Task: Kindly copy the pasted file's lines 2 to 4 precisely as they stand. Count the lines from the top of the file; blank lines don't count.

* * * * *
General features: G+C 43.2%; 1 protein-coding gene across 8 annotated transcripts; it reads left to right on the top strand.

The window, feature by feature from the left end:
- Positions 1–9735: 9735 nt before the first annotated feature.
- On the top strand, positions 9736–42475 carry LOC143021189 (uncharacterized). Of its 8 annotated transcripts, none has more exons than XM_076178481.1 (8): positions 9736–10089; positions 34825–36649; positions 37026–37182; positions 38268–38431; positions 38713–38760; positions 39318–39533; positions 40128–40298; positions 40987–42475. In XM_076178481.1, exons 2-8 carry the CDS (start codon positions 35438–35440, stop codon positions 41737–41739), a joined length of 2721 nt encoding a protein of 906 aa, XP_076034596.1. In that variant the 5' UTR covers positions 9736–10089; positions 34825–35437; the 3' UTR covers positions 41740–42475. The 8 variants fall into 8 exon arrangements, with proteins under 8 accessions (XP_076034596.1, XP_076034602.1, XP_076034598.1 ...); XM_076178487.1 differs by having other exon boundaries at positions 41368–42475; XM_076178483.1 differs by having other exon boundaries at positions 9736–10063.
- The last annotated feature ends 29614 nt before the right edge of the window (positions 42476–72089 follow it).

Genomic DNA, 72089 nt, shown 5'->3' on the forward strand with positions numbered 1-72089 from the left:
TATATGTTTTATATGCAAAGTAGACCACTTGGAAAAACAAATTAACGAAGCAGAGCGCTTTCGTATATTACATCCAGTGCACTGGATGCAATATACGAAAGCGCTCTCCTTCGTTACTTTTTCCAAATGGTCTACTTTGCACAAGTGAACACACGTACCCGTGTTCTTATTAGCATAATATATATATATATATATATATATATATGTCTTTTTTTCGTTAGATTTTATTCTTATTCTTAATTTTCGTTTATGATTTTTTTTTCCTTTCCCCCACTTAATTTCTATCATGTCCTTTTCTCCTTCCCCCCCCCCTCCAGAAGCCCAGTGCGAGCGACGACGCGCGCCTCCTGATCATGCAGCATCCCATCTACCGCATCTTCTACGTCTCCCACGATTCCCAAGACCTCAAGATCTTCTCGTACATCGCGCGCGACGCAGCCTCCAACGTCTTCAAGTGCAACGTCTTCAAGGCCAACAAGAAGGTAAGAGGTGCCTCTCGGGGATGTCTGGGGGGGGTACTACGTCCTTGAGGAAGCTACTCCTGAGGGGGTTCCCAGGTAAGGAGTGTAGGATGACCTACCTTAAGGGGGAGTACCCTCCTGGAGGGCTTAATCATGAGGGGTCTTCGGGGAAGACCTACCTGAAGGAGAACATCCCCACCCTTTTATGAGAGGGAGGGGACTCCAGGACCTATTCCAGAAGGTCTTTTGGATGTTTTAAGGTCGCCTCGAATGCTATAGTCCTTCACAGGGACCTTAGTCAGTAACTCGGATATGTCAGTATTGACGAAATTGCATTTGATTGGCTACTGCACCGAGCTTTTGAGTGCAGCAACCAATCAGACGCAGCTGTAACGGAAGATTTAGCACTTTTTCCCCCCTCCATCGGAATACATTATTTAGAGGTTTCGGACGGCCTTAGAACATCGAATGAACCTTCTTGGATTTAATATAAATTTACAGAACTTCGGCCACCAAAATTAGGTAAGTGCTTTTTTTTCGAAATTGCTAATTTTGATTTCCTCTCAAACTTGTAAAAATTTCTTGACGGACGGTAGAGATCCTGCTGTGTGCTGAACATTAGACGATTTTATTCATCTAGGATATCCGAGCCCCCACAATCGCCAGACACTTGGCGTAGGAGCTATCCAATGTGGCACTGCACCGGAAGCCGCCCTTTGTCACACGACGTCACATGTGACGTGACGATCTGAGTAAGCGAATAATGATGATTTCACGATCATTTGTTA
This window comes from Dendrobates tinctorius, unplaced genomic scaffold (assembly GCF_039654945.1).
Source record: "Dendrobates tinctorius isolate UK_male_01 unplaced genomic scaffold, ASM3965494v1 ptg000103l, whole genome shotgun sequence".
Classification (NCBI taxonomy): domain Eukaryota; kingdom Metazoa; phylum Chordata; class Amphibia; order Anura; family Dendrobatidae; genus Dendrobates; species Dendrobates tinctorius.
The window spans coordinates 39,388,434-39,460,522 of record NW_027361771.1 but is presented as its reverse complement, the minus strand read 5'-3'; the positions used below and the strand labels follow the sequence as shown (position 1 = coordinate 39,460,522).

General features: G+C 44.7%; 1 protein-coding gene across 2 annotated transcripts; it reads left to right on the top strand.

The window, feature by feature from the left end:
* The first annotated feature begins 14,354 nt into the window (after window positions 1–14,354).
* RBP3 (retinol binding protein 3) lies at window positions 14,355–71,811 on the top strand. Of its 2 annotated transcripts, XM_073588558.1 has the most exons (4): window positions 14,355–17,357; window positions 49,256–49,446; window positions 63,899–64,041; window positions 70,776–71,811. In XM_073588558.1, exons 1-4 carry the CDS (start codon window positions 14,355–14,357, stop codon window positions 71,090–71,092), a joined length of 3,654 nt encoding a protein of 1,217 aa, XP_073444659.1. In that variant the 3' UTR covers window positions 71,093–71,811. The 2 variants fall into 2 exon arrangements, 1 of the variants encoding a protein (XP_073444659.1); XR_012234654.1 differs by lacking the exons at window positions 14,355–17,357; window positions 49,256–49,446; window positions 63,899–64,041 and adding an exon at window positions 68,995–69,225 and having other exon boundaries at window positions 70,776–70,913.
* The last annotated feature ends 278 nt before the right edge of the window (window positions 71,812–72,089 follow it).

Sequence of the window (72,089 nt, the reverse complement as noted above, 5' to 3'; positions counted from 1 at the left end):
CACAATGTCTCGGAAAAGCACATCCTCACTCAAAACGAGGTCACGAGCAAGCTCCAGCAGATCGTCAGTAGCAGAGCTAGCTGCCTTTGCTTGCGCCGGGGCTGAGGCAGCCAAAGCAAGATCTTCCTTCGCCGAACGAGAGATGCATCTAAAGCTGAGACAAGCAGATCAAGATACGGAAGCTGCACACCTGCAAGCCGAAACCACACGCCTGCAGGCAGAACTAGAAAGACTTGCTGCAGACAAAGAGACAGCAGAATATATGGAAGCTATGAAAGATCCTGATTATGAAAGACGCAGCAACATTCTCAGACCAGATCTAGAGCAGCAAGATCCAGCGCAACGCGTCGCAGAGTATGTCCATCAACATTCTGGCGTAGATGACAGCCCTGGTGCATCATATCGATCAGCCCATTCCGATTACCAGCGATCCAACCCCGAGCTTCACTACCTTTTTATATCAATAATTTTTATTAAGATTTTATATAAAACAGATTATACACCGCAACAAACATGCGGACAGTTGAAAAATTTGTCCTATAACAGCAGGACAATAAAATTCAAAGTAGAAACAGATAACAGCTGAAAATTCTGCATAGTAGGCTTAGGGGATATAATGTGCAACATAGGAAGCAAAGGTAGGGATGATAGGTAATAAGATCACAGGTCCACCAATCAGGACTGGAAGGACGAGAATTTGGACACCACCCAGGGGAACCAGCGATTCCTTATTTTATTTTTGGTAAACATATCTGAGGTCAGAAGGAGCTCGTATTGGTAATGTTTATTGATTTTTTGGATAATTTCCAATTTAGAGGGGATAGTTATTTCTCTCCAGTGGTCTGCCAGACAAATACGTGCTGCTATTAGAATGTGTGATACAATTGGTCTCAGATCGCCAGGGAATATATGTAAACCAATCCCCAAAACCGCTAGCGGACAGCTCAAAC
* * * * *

The window, feature by feature from the left end:
- Positions 1–9735: 9735 nt before the first annotated feature.
- On the top strand, positions 9736–42475 carry LOC143021189 (uncharacterized). Of its 8 annotated transcripts, none has more exons than XM_076178481.1 (8): positions 9736–10089; positions 34825–36649; positions 37026–37182; positions 38268–38431; positions 38713–38760; positions 39318–39533; positions 40128–40298; positions 40987–42475. In XM_076178481.1, exons 2-8 carry the CDS (start codon positions 35438–35440, stop codon positions 41737–41739), a joined length of 2721 nt encoding a protein of 906 aa, XP_076034596.1. In that variant the 5' UTR covers positions 9736–10089; positions 34825–35437; the 3' UTR covers positions 41740–42475. The 8 variants fall into 8 exon arrangements, with proteins under 8 accessions (XP_076034596.1, XP_076034602.1, XP_076034598.1 ...); XM_076178487.1 differs by having other exon boundaries at positions 41368–42475; XM_076178483.1 differs by having other exon boundaries at positions 9736–10063.